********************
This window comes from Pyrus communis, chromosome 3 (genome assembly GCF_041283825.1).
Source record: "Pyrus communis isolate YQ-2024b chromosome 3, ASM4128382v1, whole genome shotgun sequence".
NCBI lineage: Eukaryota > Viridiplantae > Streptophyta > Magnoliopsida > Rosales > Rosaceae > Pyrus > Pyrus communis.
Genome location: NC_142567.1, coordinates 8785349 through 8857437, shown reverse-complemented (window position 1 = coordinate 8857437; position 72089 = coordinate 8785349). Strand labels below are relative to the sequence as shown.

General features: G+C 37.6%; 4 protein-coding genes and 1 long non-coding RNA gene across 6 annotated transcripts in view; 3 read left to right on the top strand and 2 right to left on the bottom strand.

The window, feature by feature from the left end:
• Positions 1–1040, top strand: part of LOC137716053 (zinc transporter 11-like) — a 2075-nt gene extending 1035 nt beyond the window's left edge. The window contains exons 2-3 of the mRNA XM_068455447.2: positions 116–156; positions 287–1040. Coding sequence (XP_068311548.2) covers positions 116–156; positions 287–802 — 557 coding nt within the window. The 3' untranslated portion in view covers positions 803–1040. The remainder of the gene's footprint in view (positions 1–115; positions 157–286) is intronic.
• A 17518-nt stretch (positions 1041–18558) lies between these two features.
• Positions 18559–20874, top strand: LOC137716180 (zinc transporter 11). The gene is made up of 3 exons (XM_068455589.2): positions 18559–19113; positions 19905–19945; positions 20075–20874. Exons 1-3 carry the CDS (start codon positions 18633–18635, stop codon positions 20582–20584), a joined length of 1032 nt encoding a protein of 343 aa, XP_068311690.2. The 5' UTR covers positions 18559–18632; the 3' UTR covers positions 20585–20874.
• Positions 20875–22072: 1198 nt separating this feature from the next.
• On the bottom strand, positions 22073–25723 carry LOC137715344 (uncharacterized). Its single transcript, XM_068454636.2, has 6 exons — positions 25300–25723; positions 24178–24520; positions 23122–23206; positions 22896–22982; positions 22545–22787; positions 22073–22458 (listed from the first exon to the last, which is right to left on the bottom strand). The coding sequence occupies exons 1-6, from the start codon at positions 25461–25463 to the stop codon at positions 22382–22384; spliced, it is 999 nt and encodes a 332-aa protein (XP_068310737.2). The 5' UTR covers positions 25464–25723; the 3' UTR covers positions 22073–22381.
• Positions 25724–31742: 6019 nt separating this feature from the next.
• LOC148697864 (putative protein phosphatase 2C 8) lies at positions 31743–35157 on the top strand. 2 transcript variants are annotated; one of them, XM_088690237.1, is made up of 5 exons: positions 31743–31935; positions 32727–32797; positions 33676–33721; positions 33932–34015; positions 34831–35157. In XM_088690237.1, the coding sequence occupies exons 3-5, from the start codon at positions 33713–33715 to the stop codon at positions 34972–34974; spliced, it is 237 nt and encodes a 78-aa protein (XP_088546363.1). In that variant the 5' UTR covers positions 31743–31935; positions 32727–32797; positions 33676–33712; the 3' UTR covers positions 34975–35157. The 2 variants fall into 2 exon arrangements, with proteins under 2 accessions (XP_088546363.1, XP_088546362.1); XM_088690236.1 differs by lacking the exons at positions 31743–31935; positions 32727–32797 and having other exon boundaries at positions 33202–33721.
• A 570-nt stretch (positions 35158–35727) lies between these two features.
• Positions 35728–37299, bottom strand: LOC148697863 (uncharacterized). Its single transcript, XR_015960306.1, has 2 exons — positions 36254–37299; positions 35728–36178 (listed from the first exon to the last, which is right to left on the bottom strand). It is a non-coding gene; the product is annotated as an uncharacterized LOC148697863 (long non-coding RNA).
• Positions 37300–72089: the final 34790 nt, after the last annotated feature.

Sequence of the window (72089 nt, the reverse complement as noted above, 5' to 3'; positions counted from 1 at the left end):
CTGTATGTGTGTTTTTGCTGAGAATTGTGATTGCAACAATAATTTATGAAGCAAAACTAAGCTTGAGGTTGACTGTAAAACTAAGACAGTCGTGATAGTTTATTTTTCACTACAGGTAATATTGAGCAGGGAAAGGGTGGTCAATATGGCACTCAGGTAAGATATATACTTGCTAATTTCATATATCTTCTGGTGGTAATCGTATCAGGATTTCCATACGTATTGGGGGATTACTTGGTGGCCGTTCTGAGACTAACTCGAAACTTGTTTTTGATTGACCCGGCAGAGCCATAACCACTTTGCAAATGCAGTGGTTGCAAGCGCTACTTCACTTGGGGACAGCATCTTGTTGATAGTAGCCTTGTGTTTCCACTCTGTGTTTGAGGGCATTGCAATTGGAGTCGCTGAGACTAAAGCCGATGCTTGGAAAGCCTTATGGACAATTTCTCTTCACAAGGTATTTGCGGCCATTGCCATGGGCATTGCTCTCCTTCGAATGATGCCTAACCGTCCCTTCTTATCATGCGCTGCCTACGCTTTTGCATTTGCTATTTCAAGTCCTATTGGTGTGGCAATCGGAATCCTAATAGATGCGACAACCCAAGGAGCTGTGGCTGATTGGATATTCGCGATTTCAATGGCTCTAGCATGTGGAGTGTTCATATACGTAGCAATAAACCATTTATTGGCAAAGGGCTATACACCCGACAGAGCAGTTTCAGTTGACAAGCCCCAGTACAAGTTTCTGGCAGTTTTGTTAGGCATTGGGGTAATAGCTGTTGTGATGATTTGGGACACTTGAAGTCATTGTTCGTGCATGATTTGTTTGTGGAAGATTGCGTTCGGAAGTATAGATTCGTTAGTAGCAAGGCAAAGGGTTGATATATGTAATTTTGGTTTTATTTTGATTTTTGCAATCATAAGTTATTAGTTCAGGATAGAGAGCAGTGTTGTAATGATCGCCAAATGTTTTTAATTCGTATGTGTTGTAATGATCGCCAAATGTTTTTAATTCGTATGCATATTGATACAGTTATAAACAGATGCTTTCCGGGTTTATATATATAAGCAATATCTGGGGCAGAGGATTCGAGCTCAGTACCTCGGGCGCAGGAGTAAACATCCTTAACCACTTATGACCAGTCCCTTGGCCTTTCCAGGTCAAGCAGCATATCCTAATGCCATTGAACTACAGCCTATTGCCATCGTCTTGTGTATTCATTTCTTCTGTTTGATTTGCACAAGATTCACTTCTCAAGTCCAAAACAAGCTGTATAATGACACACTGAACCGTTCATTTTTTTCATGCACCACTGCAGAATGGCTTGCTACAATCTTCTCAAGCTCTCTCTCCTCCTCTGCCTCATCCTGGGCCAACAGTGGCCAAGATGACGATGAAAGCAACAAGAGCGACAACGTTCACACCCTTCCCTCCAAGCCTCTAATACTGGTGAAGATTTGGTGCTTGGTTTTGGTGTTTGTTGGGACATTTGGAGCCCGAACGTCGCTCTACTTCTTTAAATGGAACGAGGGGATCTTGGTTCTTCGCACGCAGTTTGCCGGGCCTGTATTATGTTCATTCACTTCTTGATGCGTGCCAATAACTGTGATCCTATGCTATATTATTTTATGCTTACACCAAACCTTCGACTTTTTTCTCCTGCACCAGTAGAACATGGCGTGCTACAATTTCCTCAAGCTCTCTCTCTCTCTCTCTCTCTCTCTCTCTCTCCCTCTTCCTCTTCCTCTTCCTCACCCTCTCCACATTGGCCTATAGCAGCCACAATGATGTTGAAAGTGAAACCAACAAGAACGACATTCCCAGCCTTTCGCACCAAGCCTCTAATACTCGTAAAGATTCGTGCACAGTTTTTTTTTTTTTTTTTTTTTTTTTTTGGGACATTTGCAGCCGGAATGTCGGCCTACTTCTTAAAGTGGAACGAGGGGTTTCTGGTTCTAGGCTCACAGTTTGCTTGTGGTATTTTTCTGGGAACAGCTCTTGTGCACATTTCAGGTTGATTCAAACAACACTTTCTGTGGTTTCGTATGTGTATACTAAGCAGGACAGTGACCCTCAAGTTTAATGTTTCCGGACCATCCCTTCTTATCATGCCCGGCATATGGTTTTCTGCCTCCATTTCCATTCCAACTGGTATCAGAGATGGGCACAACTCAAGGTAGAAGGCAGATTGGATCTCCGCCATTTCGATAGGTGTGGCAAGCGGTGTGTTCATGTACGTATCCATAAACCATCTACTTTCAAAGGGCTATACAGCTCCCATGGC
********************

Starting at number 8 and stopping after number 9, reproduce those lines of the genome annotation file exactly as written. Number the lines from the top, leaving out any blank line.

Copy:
• A 17518-nt stretch (positions 1041–18558) lies between these two features.
• Positions 18559–20874, top strand: LOC137716180 (zinc transporter 11). The gene is made up of 3 exons (XM_068455589.2): positions 18559–19113; positions 19905–19945; positions 20075–20874. Exons 1-3 carry the CDS (start codon positions 18633–18635, stop codon positions 20582–20584), a joined length of 1032 nt encoding a protein of 343 aa, XP_068311690.2. The 5' UTR covers positions 18559–18632; the 3' UTR covers positions 20585–20874.